Summary of Seidenberg v. Summit Bank
Citation: 791 A.2d 1068 (2002), 348 N.J. Super. 243
Relevant Facts: Plaintiff Richard Seidenberg, together with business partner Eric Raymond, formed two business entities for the purposes of providing consultation and insurance benefit plans to employers. After years of success, Seidenberg and Raymond sold their businesses to defendant Summit Bank. Under the terms of the sales contract, both Seidenberg and Raymond retained executive positions in the firms and would continue in their day to day roles. Under the terms of the contract, both plaintiffs received substantial shares in Summit Bank’s parent company in compensation for ownership of their businesses in which they were formerly the only shareholders. The sales contract defined, in some detail, the continuing relationship between Seidenberg, Raymond, and Summit Bank, establishing a working business relationship for the mutual benefit of the parties. After the sale, plaintiffs allege that defendant did not perform as required, depriving them of potential income and resulting in their eventual termination. Seidenberg and Raymond brought suit, but were eventually able to settle all of their claims except for breach of the implied covenant of good faith and fair dealing. In a second, amended complaint, they allege that Summit Bank violated the implied covenant through refusal to honor their obligations and depriving them of anticipated earnings opportunities. The trial court granted defendant’s motion to dismiss, concluding that plaintiffs had failed to state a claim. Seidenberg appealed.
Issue: Are the allegations of plaintiffs’ second amended complaint sufficient to state a cause of action for breach of the implied covenant of good faith and fair dealing? Are plaintiffs only remaining claim barred by the parole evidence rule?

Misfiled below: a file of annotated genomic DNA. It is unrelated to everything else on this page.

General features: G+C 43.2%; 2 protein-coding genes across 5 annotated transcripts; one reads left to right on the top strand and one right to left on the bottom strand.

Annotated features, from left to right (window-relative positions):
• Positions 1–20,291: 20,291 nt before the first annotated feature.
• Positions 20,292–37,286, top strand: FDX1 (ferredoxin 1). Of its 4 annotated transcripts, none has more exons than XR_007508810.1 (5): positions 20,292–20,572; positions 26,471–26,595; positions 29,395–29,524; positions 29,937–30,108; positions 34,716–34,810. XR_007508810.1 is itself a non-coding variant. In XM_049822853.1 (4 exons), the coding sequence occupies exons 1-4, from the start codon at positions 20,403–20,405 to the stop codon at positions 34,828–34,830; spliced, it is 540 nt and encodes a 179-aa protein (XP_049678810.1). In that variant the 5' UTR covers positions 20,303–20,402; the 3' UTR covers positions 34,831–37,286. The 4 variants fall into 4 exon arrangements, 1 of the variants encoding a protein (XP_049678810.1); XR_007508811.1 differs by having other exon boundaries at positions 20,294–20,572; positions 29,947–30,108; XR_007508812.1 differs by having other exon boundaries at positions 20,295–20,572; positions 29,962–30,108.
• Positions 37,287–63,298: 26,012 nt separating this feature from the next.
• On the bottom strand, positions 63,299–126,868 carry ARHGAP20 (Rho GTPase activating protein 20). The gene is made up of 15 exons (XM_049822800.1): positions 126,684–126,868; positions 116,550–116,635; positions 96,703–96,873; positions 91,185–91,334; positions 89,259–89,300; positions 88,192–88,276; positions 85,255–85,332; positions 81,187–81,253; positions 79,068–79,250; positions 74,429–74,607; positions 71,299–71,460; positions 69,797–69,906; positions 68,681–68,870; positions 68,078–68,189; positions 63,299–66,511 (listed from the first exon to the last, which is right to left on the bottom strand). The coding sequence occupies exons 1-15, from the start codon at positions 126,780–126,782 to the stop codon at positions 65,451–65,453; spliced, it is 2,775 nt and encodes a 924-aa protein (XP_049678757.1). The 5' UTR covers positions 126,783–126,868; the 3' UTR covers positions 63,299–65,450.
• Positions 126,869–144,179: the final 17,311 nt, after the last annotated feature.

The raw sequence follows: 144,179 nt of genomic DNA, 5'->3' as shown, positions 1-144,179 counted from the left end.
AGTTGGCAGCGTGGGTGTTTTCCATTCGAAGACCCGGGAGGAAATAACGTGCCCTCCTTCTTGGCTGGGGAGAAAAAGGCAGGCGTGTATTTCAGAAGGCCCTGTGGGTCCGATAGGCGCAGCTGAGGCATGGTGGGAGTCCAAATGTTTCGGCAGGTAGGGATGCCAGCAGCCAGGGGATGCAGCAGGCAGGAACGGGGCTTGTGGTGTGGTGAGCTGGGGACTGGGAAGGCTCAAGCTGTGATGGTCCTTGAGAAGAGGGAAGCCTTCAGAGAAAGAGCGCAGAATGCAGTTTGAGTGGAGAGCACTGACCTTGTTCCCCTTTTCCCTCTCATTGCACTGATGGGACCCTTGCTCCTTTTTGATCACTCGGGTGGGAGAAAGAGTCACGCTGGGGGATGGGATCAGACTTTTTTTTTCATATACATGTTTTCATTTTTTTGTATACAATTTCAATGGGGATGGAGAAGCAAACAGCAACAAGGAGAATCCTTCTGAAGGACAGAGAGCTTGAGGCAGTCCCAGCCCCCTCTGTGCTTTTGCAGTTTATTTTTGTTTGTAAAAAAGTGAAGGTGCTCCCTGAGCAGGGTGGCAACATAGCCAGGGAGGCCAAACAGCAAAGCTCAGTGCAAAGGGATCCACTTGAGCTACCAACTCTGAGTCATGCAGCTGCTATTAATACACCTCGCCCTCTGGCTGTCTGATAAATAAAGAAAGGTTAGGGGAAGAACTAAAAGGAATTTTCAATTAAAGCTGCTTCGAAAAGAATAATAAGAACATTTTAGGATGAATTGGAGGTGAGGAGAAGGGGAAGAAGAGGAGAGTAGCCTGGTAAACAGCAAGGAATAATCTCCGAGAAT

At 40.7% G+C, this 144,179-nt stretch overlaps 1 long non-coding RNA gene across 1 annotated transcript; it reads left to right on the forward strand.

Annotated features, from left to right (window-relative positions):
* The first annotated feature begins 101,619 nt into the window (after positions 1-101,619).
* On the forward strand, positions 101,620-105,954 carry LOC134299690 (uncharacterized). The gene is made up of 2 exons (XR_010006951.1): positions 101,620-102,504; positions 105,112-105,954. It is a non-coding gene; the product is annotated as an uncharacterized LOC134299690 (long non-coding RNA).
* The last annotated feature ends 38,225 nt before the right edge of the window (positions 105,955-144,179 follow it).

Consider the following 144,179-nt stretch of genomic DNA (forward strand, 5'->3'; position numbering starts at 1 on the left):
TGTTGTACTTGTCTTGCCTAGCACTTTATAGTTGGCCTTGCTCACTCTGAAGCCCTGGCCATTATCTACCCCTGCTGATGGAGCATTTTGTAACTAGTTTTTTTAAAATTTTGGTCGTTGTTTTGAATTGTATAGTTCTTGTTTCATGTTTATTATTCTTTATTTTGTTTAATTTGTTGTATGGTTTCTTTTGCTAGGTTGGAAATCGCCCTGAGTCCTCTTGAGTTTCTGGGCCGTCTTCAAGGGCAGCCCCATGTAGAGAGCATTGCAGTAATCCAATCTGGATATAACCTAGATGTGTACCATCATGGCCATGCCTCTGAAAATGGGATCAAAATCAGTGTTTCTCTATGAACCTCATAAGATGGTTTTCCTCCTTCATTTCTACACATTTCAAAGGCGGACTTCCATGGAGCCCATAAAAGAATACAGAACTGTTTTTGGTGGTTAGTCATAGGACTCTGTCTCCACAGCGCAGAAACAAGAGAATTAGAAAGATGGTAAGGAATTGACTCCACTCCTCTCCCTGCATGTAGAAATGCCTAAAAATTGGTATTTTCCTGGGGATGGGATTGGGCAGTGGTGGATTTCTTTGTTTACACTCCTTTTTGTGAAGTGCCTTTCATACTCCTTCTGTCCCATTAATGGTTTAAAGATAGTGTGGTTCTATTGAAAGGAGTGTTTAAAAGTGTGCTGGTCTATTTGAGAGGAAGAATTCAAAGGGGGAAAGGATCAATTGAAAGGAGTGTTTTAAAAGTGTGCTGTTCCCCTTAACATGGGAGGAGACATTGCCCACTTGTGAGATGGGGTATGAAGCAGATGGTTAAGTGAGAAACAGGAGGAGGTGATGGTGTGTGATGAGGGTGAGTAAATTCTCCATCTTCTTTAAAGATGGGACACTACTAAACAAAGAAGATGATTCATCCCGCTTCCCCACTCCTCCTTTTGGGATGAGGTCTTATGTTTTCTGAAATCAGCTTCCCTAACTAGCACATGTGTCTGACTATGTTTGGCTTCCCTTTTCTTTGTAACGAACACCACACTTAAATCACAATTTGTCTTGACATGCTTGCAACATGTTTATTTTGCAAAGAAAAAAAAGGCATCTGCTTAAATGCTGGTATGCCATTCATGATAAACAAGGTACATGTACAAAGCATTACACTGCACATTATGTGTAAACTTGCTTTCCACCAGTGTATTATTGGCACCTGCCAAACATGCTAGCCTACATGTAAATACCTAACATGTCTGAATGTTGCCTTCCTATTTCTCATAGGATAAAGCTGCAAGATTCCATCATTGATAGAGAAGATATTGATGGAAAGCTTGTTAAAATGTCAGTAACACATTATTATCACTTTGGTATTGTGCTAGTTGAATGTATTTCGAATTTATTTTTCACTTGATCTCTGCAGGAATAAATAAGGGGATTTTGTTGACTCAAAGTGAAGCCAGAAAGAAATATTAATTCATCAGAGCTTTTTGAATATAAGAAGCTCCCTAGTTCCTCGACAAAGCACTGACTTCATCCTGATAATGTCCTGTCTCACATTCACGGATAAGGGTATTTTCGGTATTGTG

Holding: Yes, the allegations in the complaint are sufficient to state a claim and survive a motion to dismiss. No, the parole evidence is not a bar to plaintiffs claim as parol evidence is admissible to demonstrate the understanding of the parties regarding the contract.
Reasoning: Judge Fisher delivered the opinion of the Court, joined by judges King and Winkelstein. At the outset, the Court noted that the implied covenant of good faith and fair dealing was implicit in all contracts under New Jersey law, and that in order to survive a motion to dismiss the Court must assume the allegations in the complaint are true, including all favorable inferences available to the non-moving party. The Court then pointed out that while the judge below relied on the relative equality of bargaining power between the parties, and their adequate representation, that was only one factor to evaluate a claim of bad faith. Rather, the covenant of good faith has been applied in three ways. First, it permits inclusion of terms not expressly included in the contract. Next, the covenant allows claims for breach for bad faith performance notwithstanding the lack of breach of an express term. Third, the covenant permits Courts to inquire as to how parties exercise discretion afforded under contractual terms. In this case, the plaintiffs sufficiently allege violations of each of the three iterations, first by alleged breach through failure to continue the business relationship indefinitely despite express terms allowing for discharge, second through insufficient energy directed to performing discretionary tasks, and third through alleging bad faith performance plaintiffs presented a question for the trier of fact rather than a legal question. Finally, the Court explained application of the parol evidence rule to this case. While outside agreements are not admissible contradict express contractual terms, the Court must first determine the meaning of the parties’ agreement. Then, the Court may consider evidence as to the parties’ motives and understanding regarding the contract, without violating the parol evidence rule. In conclusion, while the Court pointed out that plaintiffs may not be able to prove their case, they had sufficiently state a cause of action for breach of the implied covenant of good faith and fair dealing, and could use parol evidence to demonstrate proper understanding of the agreement at issue.
Conclusion: The relative power of the parties negotiating an agreement is part of, but not conclusive in determining, bad faith performance of a contract. Courts may consider the parties understanding of the agreement to determine if a party has breached the implied covenant of good faith through failure to properly perform discretionary duties or through bad faith performance notwithstanding express contractual authority.